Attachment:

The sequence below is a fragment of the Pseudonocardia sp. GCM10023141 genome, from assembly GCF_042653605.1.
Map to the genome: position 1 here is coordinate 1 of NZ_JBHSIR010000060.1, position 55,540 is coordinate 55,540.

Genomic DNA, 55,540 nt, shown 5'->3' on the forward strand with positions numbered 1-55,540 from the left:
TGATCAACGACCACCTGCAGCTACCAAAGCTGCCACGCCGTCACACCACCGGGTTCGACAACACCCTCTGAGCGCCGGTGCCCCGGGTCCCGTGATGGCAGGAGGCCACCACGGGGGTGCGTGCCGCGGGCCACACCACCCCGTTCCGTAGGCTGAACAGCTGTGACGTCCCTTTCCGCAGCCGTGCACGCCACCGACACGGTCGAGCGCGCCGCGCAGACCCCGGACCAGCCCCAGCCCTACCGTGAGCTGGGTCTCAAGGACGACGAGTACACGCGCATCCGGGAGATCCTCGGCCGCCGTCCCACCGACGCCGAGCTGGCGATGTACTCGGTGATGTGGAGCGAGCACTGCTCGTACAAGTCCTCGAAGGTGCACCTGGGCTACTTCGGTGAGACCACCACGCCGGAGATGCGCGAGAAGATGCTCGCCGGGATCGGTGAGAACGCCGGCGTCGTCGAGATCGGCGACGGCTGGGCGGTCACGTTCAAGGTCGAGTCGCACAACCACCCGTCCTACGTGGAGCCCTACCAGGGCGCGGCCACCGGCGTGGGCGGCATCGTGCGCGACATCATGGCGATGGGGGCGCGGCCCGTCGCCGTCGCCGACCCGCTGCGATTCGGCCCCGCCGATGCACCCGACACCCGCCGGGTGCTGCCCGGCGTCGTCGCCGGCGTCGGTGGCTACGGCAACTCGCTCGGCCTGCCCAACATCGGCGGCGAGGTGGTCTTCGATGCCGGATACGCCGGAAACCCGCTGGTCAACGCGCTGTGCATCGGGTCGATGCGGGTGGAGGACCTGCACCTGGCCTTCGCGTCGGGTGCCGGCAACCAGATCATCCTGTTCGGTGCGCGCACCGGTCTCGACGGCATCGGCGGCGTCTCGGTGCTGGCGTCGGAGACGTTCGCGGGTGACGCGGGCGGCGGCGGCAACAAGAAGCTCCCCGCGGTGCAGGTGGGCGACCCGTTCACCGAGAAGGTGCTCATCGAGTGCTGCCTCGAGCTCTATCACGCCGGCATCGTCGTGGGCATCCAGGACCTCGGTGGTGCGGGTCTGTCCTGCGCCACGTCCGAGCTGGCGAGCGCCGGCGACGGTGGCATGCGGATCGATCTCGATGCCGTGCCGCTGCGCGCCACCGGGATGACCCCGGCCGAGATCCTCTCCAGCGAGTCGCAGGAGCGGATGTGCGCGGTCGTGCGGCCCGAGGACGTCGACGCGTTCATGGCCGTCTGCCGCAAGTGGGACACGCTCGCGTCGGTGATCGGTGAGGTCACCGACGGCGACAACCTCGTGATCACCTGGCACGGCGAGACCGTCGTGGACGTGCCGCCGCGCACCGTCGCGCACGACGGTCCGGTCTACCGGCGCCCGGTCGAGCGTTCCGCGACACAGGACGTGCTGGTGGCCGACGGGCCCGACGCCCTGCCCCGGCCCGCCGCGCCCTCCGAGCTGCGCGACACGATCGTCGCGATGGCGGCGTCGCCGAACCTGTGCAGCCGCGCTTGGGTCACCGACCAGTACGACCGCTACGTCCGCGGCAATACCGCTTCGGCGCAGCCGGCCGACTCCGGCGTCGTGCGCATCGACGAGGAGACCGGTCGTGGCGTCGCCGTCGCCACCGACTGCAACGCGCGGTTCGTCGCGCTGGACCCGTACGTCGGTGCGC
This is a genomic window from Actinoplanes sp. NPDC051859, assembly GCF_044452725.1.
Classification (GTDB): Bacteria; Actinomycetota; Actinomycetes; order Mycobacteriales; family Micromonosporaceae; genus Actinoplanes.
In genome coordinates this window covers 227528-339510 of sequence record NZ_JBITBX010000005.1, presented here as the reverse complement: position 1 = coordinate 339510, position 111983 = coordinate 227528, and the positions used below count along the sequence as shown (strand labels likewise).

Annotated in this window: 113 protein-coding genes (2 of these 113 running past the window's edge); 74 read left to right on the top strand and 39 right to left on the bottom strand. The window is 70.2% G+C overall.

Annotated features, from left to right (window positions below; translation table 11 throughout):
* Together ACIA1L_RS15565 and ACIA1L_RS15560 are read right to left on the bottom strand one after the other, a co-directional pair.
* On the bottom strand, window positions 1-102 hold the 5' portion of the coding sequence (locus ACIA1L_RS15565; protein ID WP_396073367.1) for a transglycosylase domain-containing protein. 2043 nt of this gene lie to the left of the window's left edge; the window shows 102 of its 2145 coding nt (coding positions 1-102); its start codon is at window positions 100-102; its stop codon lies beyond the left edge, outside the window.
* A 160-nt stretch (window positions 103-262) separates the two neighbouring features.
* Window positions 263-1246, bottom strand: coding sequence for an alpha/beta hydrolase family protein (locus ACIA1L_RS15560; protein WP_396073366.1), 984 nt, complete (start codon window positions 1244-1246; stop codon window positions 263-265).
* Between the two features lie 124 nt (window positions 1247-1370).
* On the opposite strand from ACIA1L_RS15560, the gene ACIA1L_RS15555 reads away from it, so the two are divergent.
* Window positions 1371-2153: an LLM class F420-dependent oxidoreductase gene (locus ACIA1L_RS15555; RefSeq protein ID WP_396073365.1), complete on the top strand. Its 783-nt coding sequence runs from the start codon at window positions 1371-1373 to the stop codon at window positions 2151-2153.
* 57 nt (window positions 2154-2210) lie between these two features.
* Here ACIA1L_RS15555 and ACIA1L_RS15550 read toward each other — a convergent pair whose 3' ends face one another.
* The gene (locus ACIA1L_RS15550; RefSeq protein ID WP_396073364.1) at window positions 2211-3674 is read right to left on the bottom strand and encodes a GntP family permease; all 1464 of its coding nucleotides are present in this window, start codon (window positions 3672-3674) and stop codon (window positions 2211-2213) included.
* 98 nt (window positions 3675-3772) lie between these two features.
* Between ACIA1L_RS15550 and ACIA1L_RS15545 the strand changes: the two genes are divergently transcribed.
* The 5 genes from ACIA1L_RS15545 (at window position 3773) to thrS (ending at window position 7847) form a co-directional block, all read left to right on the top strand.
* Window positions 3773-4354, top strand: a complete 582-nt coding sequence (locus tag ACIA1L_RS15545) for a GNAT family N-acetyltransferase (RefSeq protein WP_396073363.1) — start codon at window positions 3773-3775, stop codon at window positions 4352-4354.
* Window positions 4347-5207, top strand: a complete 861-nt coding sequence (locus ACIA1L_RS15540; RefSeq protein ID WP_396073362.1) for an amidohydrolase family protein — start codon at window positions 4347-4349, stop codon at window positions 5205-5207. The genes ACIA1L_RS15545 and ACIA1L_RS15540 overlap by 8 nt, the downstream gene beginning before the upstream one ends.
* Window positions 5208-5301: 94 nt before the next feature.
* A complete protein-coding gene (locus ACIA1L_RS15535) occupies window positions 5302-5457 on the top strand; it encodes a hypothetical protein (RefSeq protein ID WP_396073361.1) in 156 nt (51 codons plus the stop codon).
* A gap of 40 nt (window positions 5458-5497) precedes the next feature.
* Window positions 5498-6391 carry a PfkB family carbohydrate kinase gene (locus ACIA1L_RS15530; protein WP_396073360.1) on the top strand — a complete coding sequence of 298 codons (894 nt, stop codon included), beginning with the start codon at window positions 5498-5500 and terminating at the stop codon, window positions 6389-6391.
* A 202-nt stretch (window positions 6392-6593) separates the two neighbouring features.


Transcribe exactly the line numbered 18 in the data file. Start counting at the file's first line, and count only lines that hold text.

* Here ACIA1L_RS15555 and ACIA1L_RS15550 read toward each other — a convergent pair whose 3' ends face one another.